We got burritos from Albertacos, which is a place inside a gas station. As the sun set behind the mountains outside of Phoenix on the evening of the second day, and we were getting ready to sleep on a bus for the second night, the realization set in that we still had a full 24 hours left to go.

There was a very talkative lady on the bus who was engaging a young man who was traveling with his family to Georgia. It was about 8-10pm and the bus was dark and a lot of people were trying to settle into sleeping. They kept talking about whatever (I was trying very hard to tune them out) and occasionally their voices would raise higher in excitement and the passengers around them would collectively go “shhh!”. All I could think of was hoping that they would stop talking. After she got off the bus, the man she had been talking to said he was glad they talked because she had given him some good advice. I’m glad that guy got the advice he wanted. We drove into El Paso, Texas, at 315am. I can’t see anything but the shadow of the mountains. 

On the third day, we awoke at 840am over the plains of west Texas. Last night at about 4, about an hour and a half into the drive, we met the Border Patrol. They came through asking everyone if they were US citizens and asked us to identify our bags. They had dogs sniff through the luggage underneath. I saw a group of wild pigs in a hill right outside Pecos.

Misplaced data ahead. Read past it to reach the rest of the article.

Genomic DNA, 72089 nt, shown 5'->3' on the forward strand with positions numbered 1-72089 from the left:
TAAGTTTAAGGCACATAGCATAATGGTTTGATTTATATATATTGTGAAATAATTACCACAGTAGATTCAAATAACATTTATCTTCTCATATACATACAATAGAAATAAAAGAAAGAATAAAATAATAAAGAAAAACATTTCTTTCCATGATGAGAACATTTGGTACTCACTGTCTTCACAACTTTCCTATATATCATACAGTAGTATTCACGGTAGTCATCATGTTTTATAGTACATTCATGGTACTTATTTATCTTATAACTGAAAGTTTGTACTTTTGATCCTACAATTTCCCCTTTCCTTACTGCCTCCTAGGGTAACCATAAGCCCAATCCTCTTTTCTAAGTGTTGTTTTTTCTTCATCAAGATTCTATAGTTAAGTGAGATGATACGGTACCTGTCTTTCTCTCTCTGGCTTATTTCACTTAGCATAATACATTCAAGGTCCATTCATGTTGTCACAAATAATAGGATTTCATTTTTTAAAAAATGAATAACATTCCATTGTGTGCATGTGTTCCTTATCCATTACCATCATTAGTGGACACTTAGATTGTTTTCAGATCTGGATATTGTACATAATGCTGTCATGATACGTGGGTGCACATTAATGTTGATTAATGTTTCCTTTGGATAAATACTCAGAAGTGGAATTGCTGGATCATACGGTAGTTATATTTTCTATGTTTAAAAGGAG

There’s not much in these Texas towns. A lady behind me told the person she was talking to on the phone that it was “a lot of nothing” and that “it looked like California low-key.” Both true statements. We saw a bit of the hill country with low rolling hills and round-canopied tree tops.

Discomfort seemed to fade knowing we had just a few hours more to go when we could have showers, clean clothes, and a cold beer. Plus I got into a rhythm of using my partner’s phone as a hotspot and even though the internet was still very slow, I was able to get 2 articles written.

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Vanessa Salvia is an accomplished freelance writer and editor with extensive experience creating high-quality content for various mediums. Her work spans writing articles for newspapers and magazines, crafting SEO-optimized web content, and assisting authors in polishing their book manuscripts. To learn more about her services and portfolio, visit vanessasalvia.com.